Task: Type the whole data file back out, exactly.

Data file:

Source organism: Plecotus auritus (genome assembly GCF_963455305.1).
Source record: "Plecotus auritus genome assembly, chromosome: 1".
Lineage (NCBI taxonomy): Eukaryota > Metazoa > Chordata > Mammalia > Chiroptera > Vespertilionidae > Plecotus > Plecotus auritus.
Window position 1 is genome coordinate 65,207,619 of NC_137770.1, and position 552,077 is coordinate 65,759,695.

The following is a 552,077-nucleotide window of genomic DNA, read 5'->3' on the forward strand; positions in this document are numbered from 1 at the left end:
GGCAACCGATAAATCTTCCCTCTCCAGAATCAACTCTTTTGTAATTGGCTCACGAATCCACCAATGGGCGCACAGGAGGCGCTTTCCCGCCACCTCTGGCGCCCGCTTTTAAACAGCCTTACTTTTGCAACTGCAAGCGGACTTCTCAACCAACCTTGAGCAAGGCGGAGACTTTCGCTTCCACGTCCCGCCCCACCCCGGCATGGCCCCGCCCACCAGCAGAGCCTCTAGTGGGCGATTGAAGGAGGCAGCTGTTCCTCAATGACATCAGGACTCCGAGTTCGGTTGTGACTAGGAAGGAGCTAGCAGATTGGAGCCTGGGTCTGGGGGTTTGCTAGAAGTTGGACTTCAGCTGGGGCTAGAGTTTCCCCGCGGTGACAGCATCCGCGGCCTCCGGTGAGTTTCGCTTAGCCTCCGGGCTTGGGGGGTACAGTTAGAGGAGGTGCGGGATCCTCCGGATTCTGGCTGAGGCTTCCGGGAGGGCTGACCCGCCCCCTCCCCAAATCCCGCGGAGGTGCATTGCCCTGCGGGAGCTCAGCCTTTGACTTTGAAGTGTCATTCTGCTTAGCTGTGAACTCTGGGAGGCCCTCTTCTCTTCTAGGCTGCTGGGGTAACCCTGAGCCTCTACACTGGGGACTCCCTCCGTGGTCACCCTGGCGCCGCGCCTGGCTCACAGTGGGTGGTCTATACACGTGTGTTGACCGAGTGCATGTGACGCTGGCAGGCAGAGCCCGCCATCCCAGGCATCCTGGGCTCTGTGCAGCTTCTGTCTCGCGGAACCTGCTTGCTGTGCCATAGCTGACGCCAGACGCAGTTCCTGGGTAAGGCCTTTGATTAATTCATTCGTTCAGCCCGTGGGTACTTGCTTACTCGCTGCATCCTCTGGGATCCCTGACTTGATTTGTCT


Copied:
Source organism: Plecotus auritus (genome assembly GCF_963455305.1).
Source record: "Plecotus auritus genome assembly, chromosome: 1".
Lineage (NCBI taxonomy): Eukaryota > Metazoa > Chordata > Mammalia > Chiroptera > Vespertilionidae > Plecotus > Plecotus auritus.
Window position 1 is genome coordinate 65,207,619 of NC_137770.1, and position 552,077 is coordinate 65,759,695.

The following is a 552,077-nucleotide window of genomic DNA, read 5'->3' on the forward strand; positions in this document are numbered from 1 at the left end:
GGCAACCGATAAATCTTCCCTCTCCAGAATCAACTCTTTTGTAATTGGCTCACGAATCCACCAATGGGCGCACAGGAGGCGCTTTCCCGCCACCTCTGGCGCCCGCTTTTAAACAGCCTTACTTTTGCAACTGCAAGCGGACTTCTCAACCAACCTTGAGCAAGGCGGAGACTTTCGCTTCCACGTCCCGCCCCACCCCGGCATGGCCCCGCCCACCAGCAGAGCCTCTAGTGGGCGATTGAAGGAGGCAGCTGTTCCTCAATGACATCAGGACTCCGAGTTCGGTTGTGACTAGGAAGGAGCTAGCAGATTGGAGCCTGGGTCTGGGGGTTTGCTAGAAGTTGGACTTCAGCTGGGGCTAGAGTTTCCCCGCGGTGACAGCATCCGCGGCCTCCGGTGAGTTTCGCTTAGCCTCCGGGCTTGGGGGGTACAGTTAGAGGAGGTGCGGGATCCTCCGGATTCTGGCTGAGGCTTCCGGGAGGGCTGACCCGCCCCCTCCCCAAATCCCGCGGAGGTGCATTGCCCTGCGGGAGCTCAGCCTTTGACTTTGAAGTGTCATTCTGCTTAGCTGTGAACTCTGGGAGGCCCTCTTCTCTTCTAGGCTGCTGGGGTAACCCTGAGCCTCTACACTGGGGACTCCCTCCGTGGTCACCCTGGCGCCGCGCCTGGCTCACAGTGGGTGGTCTATACACGTGTGTTGACCGAGTGCATGTGACGCTGGCAGGCAGAGCCCGCCATCCCAGGCATCCTGGGCTCTGTGCAGCTTCTGTCTCGCGGAACCTGCTTGCTGTGCCATAGCTGACGCCAGACGCAGTTCCTGGGTAAGGCCTTTGATTAATTCATTCGTTCAGCCCGTGGGTACTTGCTTACTCGCTGCATCCTCTGGGATCCCTGACTTGATTTGTCT